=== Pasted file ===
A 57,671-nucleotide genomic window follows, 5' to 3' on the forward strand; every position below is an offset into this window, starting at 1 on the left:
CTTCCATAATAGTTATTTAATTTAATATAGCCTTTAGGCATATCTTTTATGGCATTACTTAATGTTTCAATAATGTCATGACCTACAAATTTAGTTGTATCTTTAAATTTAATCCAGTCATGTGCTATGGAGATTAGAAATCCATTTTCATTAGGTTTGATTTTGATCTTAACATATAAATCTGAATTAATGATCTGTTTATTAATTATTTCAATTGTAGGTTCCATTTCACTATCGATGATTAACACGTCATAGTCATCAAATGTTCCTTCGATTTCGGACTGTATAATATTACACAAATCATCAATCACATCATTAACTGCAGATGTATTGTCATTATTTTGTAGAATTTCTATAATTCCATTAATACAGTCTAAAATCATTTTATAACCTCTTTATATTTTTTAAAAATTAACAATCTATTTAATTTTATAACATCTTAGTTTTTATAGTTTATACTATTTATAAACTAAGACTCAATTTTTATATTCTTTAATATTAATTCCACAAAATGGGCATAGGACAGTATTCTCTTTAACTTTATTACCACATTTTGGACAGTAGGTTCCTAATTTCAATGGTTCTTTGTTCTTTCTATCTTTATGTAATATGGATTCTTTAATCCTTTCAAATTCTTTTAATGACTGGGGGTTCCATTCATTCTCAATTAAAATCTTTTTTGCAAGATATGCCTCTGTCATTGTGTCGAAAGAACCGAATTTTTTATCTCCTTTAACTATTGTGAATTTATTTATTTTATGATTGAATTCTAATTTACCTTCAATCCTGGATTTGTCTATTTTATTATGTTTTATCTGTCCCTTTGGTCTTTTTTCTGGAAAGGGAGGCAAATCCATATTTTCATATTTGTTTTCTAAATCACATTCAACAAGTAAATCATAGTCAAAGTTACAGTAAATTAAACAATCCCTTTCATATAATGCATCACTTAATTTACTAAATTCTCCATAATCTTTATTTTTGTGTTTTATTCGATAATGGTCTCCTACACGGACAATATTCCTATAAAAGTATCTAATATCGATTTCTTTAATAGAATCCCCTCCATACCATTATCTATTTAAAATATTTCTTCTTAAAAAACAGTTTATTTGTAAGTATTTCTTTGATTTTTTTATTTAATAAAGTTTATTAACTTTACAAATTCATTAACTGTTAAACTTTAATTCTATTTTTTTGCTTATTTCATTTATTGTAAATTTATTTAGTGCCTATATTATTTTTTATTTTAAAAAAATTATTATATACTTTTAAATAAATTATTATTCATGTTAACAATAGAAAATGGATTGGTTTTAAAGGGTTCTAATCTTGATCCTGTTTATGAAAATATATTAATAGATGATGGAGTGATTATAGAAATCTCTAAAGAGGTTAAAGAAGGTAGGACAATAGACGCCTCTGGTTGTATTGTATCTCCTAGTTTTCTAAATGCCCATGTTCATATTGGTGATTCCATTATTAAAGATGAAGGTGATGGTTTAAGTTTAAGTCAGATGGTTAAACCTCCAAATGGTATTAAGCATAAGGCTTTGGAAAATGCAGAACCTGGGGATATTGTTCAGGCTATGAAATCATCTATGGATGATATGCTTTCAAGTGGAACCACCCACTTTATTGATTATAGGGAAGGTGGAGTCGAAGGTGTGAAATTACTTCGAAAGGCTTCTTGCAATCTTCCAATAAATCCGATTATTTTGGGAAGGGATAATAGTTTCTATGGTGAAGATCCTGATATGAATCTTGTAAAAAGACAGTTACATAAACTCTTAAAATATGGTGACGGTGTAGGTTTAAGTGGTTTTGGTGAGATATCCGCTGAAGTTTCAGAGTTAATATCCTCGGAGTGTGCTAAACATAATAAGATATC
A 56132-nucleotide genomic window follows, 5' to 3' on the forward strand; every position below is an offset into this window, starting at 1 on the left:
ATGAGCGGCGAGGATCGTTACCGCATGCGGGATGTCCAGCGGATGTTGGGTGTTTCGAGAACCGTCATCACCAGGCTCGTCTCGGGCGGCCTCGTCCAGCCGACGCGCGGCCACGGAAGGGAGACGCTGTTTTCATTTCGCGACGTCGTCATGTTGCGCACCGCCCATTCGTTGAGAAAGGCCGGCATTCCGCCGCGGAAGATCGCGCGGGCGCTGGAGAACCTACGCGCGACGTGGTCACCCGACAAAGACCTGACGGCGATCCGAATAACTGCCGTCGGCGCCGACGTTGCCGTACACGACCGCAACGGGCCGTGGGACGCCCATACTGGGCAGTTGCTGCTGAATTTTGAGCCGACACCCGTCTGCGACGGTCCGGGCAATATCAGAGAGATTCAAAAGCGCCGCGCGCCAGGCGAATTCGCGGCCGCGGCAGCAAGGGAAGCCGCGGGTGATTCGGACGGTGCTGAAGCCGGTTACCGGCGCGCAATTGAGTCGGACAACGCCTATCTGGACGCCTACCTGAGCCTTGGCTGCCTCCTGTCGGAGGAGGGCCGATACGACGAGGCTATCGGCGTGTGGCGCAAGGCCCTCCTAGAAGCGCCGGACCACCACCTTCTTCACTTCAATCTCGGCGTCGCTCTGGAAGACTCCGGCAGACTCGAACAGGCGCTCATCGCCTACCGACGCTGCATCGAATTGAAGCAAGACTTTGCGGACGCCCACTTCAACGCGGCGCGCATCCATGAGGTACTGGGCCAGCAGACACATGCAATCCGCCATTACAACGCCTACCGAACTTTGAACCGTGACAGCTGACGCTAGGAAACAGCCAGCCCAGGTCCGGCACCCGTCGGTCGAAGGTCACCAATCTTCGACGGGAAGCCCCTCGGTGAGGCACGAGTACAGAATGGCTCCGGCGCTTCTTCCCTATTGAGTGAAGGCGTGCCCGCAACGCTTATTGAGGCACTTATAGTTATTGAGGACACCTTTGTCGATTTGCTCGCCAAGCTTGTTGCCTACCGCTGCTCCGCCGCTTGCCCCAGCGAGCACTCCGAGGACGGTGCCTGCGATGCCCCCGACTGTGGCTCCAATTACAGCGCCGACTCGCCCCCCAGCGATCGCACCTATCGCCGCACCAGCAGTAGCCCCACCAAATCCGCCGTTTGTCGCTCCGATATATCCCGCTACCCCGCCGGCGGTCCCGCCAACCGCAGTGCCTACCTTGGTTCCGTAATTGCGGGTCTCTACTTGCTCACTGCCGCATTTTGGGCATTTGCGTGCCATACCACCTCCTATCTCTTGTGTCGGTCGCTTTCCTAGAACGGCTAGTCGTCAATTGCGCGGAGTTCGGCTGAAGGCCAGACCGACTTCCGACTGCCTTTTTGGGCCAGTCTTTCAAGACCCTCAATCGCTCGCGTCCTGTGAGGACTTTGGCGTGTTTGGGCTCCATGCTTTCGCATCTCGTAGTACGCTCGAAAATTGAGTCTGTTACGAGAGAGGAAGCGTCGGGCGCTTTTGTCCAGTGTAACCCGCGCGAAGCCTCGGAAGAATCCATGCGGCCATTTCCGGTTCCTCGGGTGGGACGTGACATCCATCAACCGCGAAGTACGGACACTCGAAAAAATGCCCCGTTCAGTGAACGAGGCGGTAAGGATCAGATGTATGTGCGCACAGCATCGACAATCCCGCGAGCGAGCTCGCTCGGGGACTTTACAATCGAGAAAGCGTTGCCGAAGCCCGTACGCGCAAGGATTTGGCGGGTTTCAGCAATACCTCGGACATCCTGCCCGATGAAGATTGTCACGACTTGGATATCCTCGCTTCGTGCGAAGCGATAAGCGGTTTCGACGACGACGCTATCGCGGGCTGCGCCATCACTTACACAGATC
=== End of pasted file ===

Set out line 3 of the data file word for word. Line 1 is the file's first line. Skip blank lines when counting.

A 56132-nucleotide genomic window follows, 5' to 3' on the forward strand; every position below is an offset into this window, starting at 1 on the left: